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«PacifiCare’s medical management guidelines represent the recommendation of the PacifiCare Medical Management Guideline (MMG) committee. They are ...»

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ductal carcinoma in situ (DCIS) or lobular carcinoma in situ (LCIS); 5-year breast cancer risk according to Gail index 1.7%; BRCA1 or BRCA2 mutation-positivity; abnormal nipple discharge; or previous mastectomies for breast cancer or for breast cancer risk reduction (prophylactic mastectomies). Outcomes assessed include: adequacy of the cytological specimens; cell yield; number of cells per duct; detection of abnormal cells (mild atypia, marked atypia, or malignancy);

endoscopic and surgical biopsy findings; incidence of breast precancers and cancers; diagnostic accuracy; and complications. DL specimens are generally categorized as: 1) insufficient material for analysis, 2) benign cells, 3) atypical cells non-suspicious for malignancy, 4) atypical cells suspicious for malignancy, and 5) malignant cells.

Summary of the Evidence

Ductal lavage:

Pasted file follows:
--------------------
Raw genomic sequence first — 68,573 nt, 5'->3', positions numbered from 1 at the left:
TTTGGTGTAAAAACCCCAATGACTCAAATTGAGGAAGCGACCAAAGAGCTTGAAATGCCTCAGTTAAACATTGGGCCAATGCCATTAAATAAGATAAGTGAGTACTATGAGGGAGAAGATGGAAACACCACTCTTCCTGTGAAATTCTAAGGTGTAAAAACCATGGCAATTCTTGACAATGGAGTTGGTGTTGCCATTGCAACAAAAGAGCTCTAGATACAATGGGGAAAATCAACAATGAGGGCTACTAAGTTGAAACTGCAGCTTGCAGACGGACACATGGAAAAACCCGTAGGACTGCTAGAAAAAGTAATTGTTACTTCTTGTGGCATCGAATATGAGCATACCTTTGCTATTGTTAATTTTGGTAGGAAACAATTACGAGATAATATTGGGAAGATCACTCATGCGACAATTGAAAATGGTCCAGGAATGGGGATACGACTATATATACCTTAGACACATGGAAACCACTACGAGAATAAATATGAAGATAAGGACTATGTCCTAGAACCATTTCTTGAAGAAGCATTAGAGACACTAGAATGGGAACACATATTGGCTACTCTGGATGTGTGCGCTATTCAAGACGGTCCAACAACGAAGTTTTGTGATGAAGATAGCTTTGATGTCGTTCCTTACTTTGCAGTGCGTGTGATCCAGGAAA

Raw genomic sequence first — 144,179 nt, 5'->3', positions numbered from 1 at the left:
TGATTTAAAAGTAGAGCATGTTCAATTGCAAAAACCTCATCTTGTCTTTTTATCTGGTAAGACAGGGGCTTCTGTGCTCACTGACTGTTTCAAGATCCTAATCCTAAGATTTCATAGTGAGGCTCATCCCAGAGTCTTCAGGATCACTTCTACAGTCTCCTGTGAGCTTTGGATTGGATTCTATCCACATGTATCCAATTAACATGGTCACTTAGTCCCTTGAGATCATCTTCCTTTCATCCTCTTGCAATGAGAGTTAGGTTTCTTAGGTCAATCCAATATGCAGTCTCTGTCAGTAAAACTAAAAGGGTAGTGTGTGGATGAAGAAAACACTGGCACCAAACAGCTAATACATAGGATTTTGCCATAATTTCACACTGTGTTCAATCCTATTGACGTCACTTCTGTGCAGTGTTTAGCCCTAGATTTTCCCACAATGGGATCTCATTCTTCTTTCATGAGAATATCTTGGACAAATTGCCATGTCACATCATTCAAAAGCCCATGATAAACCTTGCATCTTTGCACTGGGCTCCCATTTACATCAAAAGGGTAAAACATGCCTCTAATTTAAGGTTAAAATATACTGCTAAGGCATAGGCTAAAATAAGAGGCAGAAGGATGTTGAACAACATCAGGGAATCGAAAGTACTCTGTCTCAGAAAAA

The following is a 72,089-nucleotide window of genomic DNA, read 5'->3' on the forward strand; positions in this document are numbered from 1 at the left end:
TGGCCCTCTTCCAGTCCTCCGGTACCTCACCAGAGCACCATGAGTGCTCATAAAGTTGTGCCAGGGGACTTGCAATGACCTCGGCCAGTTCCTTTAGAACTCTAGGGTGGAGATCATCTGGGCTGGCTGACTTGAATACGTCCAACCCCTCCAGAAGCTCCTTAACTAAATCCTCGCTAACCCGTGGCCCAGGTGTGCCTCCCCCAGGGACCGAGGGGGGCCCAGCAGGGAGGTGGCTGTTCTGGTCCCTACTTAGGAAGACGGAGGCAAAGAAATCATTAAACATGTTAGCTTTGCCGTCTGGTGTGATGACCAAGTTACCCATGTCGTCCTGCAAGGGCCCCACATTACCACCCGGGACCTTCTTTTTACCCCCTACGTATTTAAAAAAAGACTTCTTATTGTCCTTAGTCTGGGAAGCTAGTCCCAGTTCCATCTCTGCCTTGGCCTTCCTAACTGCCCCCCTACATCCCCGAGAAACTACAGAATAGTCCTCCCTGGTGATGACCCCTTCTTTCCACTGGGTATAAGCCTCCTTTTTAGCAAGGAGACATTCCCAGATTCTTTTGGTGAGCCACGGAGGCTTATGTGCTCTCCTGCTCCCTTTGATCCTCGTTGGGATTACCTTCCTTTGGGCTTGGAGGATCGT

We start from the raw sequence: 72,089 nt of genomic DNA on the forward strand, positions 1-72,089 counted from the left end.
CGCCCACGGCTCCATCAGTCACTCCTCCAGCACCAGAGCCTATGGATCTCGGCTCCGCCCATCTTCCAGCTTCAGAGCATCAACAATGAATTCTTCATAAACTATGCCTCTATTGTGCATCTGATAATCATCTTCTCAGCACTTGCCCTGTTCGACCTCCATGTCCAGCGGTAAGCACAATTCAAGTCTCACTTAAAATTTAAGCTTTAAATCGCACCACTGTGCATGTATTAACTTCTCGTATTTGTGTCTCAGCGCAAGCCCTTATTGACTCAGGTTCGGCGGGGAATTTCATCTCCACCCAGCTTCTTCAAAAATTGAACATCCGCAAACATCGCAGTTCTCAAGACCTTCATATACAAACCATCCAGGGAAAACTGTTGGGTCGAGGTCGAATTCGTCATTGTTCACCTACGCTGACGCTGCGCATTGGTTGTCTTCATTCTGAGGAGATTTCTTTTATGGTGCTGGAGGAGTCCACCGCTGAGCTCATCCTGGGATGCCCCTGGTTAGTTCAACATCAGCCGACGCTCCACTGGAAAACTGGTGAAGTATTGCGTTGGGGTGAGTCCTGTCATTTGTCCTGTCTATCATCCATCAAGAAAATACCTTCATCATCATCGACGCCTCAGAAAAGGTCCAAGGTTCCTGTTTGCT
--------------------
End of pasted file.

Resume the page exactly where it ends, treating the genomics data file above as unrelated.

One large, manufacturer-sponsored, multi-center, prospective clinical trial compared the efficacy of breast DL with nipple aspiration for the collection and cytological detection of cellular atypia in 507 women (700 breasts) at high risk for breast cancer. DL was significantly more likely than nipple aspiration to provide sufficient cells for cytological diagnosis (78% versus 27% of patients), resulted in the collection of a greater number of cells per breast, and resulted in significantly more diagnoses of cellular atypia or breast cancer (17% versus 4% for paired samples and 24% versus 10% for paired and unpaired samples combined). The number of epithelial cells per breast duct obtained during DL correlated significantly with the severity of the cytopathological changes found. The median numbers of cells collected per duct were as follows: benign, 4000; mild atypia, 13,400; marked atypia, 40,000; and malignant, 83,000. DCIS was diagnosed by histopathological examination in 4 of 11 (36%) patients with cellular abnormalities on DL that had imaging and surgery; however, no data are available on the 7 remaining patients. Interpretation of the data from this study is hampered by weaknesses in study design and execution such as the lack of follow-up and histopathological confirmation of the Cytological Examination of Breast Fluids for Cancer Screening- Commercial Medical Management Guideline findings for all patients as well as a lack of information on how the test results influenced health outcomes. (Dooley et al., 2001) In a cohort study, Carruthers et al. evaluated if ductal lavage could predict the occurrence of breast cancer as well as further stratify patients at high-risk for developing breast cancer. Ductal lavage was performed in 116 high-risk patients (Gail Risk score or = 1.7%, previous breast cancer, strong family history, previous suspicious biopsy specimen). If atypia or papillary cells were identified, a standard protocol of evaluation was initiated. Two hundred twenty-three lavages were performed on 116 patients. Twenty-seven lavages in 25 patients yielded atypical or papillary-like cells. The 15 patients who underwent further evaluation for atypia had no evidence of cancerous or precancerous lesions. All patients were followed-up: 2 developed breast cancer, both of whom had had normal previous lavage. No patient with abnormal lavage developed cancer during follow-up. The authors concluded ductal lavage to be of limited value in the screening of high-risk patients. (Carruthers et al., 2007) In a small cross-sectional study, Brogi et al. evaluated the correlation between cytological diagnoses obtained by DL and histopathological findings in 30 mastectomy specimens from 26 breast cancer patients and 4 patients undergoing prophylactic mastectomy. Twenty-nine DL samples were satisfactory for cytological examination. Of these, 27 were obtained from 24 breasts with CIS; 20 samples showed invasive breast cancer. Among the 29 satisfactory DL samples, 10 (34%) showed mild atypia, 4 (14%) showed marked atypia, 15 (52%) were benign, and 0 (0%) showed cancer cells.